The Office for Policy Studies on Violence Against Women (OPSVAW) in the College of Arts and Sciences announces that it will support three graduate and professional students during the 2016/2017 Academic Year. Student support is one of the top priorities of the OPSVAW, and the 2016/2017 academic year will see the OPSVAW fund two research assistantships and one graduate fellowship.
Lindsey Funke, a student in the College of Arts & Sciences participated in College's education abroad program in Oaxaca, Mexico this past summer. Funke's work and experiences during her time with SURCO are documented in a story map that she created. The story map can be viewed here.
We will begin at 9:30 am with a presentation by multimedia artist Diana Kahlo,Las Desaparecidas de Ciudad Juarez, Mexico (The Missing Women of Juarez) followed by Francisco Goldman's lecture Ayotzinapa: Mexico Hits Bottom at 11:00 am and we will end with a panel on the Intersections of Violence and Human Rights across Time and Space from 2:00 to 4:30 pm with the participation of Rosa Linda Fregoso, Professor, Latin American and Latino Studies, University of California Santa Cruz, Cecilia Menjivar, Foundation Distinguished Professor of Sociology, University of Kansas and Tiffiny Tung, Associate Professor of Anthropology, Vanderbilt University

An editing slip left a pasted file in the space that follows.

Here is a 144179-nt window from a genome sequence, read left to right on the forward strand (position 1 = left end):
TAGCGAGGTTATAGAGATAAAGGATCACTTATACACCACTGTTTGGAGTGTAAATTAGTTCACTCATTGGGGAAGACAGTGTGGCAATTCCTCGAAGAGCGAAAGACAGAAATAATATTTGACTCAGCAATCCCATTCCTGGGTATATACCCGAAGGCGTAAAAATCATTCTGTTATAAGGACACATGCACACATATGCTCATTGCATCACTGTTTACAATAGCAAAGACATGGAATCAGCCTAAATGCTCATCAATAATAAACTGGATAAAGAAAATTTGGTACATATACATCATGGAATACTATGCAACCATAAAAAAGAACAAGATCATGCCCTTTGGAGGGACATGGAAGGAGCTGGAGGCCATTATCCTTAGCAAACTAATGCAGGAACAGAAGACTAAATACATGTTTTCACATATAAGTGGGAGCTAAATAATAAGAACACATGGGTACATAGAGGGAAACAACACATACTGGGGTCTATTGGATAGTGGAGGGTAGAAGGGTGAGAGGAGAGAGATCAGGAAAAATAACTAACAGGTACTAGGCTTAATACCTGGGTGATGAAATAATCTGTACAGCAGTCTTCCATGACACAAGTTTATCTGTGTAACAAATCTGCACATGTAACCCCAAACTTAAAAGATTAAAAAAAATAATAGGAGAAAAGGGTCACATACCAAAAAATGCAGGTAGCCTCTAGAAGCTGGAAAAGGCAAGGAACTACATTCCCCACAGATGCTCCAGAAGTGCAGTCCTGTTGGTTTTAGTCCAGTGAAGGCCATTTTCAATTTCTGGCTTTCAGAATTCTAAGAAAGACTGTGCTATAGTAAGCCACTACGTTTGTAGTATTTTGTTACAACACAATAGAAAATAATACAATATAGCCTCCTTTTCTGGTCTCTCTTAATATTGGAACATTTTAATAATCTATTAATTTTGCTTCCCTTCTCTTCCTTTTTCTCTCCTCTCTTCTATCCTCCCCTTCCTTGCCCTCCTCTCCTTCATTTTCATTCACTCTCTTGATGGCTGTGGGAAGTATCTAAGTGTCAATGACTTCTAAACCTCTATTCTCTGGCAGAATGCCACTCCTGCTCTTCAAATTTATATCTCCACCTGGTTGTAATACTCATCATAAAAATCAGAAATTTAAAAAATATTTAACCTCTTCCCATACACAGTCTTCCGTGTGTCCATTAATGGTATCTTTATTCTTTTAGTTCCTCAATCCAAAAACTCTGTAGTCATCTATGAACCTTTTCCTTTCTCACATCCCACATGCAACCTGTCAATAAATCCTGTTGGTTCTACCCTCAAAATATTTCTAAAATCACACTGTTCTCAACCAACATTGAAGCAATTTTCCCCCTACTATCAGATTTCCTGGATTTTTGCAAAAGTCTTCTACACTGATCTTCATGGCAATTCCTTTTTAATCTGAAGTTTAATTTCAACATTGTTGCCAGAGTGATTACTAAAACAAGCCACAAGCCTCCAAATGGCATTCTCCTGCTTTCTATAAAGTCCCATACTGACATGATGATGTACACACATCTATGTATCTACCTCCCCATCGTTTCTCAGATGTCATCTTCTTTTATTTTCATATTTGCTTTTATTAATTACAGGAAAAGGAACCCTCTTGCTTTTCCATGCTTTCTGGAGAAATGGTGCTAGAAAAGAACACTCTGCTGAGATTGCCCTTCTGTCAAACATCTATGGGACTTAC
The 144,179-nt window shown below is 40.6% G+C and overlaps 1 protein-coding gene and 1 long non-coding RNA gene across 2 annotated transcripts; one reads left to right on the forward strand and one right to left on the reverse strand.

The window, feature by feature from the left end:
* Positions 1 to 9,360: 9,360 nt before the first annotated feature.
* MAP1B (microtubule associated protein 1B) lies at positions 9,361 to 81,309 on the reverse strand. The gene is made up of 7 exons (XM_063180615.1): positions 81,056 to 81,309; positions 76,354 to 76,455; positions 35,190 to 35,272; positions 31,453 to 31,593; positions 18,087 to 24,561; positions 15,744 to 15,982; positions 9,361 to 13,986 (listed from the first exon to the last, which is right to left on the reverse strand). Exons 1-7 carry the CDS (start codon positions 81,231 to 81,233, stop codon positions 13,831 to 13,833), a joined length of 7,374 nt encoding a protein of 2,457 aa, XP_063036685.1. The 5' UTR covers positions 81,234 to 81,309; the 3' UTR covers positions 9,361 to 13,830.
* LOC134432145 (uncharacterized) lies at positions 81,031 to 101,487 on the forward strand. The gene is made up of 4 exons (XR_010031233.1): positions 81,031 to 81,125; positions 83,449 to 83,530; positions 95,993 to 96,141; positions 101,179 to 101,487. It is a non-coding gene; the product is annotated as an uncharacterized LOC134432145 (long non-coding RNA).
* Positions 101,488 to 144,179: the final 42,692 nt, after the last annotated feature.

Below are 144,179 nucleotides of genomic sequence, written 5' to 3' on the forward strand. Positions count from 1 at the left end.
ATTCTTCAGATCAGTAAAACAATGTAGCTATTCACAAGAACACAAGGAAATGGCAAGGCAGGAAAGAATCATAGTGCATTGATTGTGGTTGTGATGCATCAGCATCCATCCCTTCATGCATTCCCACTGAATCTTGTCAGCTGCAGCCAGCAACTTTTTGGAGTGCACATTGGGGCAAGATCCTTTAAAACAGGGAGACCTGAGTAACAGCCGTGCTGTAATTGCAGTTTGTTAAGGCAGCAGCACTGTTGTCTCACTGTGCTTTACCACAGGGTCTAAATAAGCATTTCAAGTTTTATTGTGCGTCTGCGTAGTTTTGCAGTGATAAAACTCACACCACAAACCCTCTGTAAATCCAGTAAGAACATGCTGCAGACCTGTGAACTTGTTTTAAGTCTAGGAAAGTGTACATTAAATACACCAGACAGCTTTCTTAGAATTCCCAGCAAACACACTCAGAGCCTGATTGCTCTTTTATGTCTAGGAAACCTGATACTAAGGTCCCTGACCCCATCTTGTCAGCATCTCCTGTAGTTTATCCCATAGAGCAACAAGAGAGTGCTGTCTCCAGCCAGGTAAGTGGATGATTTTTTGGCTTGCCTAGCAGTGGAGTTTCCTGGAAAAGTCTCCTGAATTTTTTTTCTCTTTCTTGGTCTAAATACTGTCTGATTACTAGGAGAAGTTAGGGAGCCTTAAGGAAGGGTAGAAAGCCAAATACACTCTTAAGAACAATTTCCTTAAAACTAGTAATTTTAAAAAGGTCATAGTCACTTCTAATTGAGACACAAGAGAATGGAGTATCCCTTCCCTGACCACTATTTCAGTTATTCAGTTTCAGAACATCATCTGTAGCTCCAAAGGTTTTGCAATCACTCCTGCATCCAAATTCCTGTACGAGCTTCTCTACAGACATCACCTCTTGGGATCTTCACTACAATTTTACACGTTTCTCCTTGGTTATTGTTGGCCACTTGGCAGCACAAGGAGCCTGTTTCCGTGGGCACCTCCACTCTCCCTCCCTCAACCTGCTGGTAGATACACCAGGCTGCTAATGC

This one-week, one-credit compressed course focuses on mapping variation through the use of geospatial tools like GIS. The course, offered as A&S 500-003, will take place from November 9-13 from 5-8pm each day in the Oliver Raymond Building, room C226. As a 500-level course, it is open to both graduate and undergraduate students.
Dr. Montgomery's research investigates ways of integrating techniques used in geography with those traditionally used in dialectology. His specific focus in the use of GIS technologies is innovative in the field of linguistics, and his presence on UK's campus will expose the community here to some of the most recent endeavors in these kinds of digital humanities research methodologies. Despite a focus in linguistic variation, this class will present methods that could be applied to many of the social sciences and humanities, wherein the questions deal with societal patterns, variations in those patterns, and the geospatial presentation and analysis of data related to those patterns. If you have any questions about this course, please contact Dr. Jennifer Cramer (firstname.lastname@example.org).
Monday, November 9, 2015 - 5:00pm to Friday, November 13, 2015 - 8:00pm